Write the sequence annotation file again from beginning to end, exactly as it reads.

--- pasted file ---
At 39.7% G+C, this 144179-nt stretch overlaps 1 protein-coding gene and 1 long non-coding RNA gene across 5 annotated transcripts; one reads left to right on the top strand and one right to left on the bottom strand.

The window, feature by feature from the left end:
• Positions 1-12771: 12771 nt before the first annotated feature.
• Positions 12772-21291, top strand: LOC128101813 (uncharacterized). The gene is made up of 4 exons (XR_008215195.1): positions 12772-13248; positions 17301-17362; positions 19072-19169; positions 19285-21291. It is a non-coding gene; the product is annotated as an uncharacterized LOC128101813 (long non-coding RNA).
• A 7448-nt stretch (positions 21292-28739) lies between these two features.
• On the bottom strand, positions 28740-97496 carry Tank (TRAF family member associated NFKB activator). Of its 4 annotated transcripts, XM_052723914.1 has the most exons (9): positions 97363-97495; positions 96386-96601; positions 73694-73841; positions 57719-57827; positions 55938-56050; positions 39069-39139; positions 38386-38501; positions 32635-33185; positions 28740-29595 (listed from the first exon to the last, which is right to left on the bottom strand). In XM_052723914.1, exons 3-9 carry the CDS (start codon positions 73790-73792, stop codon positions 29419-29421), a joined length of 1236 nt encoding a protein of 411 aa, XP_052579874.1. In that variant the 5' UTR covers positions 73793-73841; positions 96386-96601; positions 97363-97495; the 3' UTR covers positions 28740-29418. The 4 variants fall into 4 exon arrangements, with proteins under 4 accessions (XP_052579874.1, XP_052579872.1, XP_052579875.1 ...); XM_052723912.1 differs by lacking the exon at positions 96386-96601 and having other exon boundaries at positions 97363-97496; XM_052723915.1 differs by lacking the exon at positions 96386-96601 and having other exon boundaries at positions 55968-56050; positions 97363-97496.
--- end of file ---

At 39.7% G+C, this 144179-nt stretch overlaps 1 protein-coding gene and 1 long non-coding RNA gene across 5 annotated transcripts; one reads left to right on the top strand and one right to left on the bottom strand.

The window, feature by feature from the left end:
• Positions 1-12771: 12771 nt before the first annotated feature.
• Positions 12772-21291, top strand: LOC128101813 (uncharacterized). The gene is made up of 4 exons (XR_008215195.1): positions 12772-13248; positions 17301-17362; positions 19072-19169; positions 19285-21291. It is a non-coding gene; the product is annotated as an uncharacterized LOC128101813 (long non-coding RNA).
• A 7448-nt stretch (positions 21292-28739) lies between these two features.
• On the bottom strand, positions 28740-97496 carry Tank (TRAF family member associated NFKB activator). Of its 4 annotated transcripts, XM_052723914.1 has the most exons (9): positions 97363-97495; positions 96386-96601; positions 73694-73841; positions 57719-57827; positions 55938-56050; positions 39069-39139; positions 38386-38501; positions 32635-33185; positions 28740-29595 (listed from the first exon to the last, which is right to left on the bottom strand). In XM_052723914.1, exons 3-9 carry the CDS (start codon positions 73790-73792, stop codon positions 29419-29421), a joined length of 1236 nt encoding a protein of 411 aa, XP_052579874.1. In that variant the 5' UTR covers positions 73793-73841; positions 96386-96601; positions 97363-97495; the 3' UTR covers positions 28740-29418. The 4 variants fall into 4 exon arrangements, with proteins under 4 accessions (XP_052579874.1, XP_052579872.1, XP_052579875.1 ...); XM_052723912.1 differs by lacking the exon at positions 96386-96601 and having other exon boundaries at positions 97363-97496; XM_052723915.1 differs by lacking the exon at positions 96386-96601 and having other exon boundaries at positions 55968-56050; positions 97363-97496.